Andy Murray Vows to Turn Paris Trauma into Wimbledon Glory
Andy Murray admitted Saturday that he ran out of steam in his epic French Open semi-final defeat to Stan Wawrinka but vowed to transform the trauma into a third Wimbledon title.
Paris: Andy Murray admitted Saturday that he ran out of steam in his epic French Open semi-final defeat to Stan Wawrinka but vowed to transform the trauma into a third Wimbledon title.
The 30-year-old world number one, bidding to reach a second successive final and go on to end Britain's 82-year wait for a men's champion in Paris, suffered a 6-7 (6/8), 6-3, 5-7, 7-6 (7/3), 6-1 loss in a four hour 34 minute epic.
But Murray insisted that there were plenty of positives to take into his Wimbledon title defence after arriving in France with a fever and in mediocre form.
His Masters clay court swing saw him exit in the third round in Monte Carlo and Madrid and lose his opener in Rome.
He has also endured a season punctuated by an elbow injury, shingles and flu.
"I'm proud of the tournament I had. I did well considering. I was one tiebreak away from getting to the final when I came in really struggling," said Murray, the runner-up to Novak Djokovic 12 months ago.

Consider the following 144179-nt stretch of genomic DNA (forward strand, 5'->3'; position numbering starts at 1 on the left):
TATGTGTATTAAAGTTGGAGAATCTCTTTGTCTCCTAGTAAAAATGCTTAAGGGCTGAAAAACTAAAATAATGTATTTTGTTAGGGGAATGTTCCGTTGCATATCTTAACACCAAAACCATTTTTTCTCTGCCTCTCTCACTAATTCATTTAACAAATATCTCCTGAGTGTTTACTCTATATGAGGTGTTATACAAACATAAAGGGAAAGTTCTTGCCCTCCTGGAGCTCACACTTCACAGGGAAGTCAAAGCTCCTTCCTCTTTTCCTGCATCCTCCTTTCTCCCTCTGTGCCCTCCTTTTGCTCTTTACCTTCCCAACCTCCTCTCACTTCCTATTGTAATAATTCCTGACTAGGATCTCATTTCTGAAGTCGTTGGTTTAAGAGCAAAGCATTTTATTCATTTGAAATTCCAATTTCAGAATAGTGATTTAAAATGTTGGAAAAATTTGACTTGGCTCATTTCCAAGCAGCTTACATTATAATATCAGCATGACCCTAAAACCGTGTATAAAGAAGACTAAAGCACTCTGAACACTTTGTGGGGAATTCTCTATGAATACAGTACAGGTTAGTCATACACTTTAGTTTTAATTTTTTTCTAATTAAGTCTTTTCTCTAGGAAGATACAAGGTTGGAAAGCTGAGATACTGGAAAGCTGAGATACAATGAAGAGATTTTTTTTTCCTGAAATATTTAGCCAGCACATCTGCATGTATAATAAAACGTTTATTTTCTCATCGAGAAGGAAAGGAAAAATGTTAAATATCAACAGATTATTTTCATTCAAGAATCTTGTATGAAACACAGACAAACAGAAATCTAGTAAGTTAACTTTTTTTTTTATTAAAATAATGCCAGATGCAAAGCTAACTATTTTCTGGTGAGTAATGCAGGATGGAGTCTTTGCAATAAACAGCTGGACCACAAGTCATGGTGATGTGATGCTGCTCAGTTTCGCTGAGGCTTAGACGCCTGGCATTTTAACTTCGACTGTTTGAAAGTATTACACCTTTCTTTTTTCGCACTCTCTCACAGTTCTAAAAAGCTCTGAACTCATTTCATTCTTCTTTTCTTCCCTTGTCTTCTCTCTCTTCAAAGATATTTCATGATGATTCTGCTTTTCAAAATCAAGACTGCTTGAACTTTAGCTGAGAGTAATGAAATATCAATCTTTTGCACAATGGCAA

"Maybe the lack of matches hurt me a little bit in the end today. It was a very high intensity match.
"I do feel like having an event like this can give me a boost, and hopefully have a strong grass court season."
Murray's form in Paris had sent out mixed messages.
He needed four sets to get past Andrey Kuznetsov and Martin Klizan in the first two rounds.
Then, in what was expected to be a third-round ambush, he sailed past Juan Martin del Potro in straight sets and was similarly at ease against Karen Khachanov in the last 16.
However, in the quarter-finals, he dropped the first set against Kei Nishikori before his greater stamina proved decisive.
That stamina eventually deserted him against Wawrinka who he defeated in four sets in the semi-finals last year.
The top seed was rock steady with 36 winners and the same number of unforced errors but Wawrinka, the oldest man to make the final in 44 years, employed his big swinging game to perfection.
His bruising assault was reflected with 87 winners offsetting his 77 unforced errors in the tournament's longest match.
Murray slipped 0-5 and triple break down in the final set, a harsh indicator of the sudden shift in the balance of power.
"I lost a little bit of speed on my serve which wasn't allowing me to dictate many points on my own serve," explained Murray as Wawrinka went into overdrive to record a 10th successive win on clay.
"He hit some great shots in the fifth, but I didn't keep the score close enough to sort of put him under pressure.
"It's a lot harder to pull off some of the shots that he was hitting at the end if the score was a bit closer and wasn't able to do that."
"Physically, I didn't feel my best at the end."
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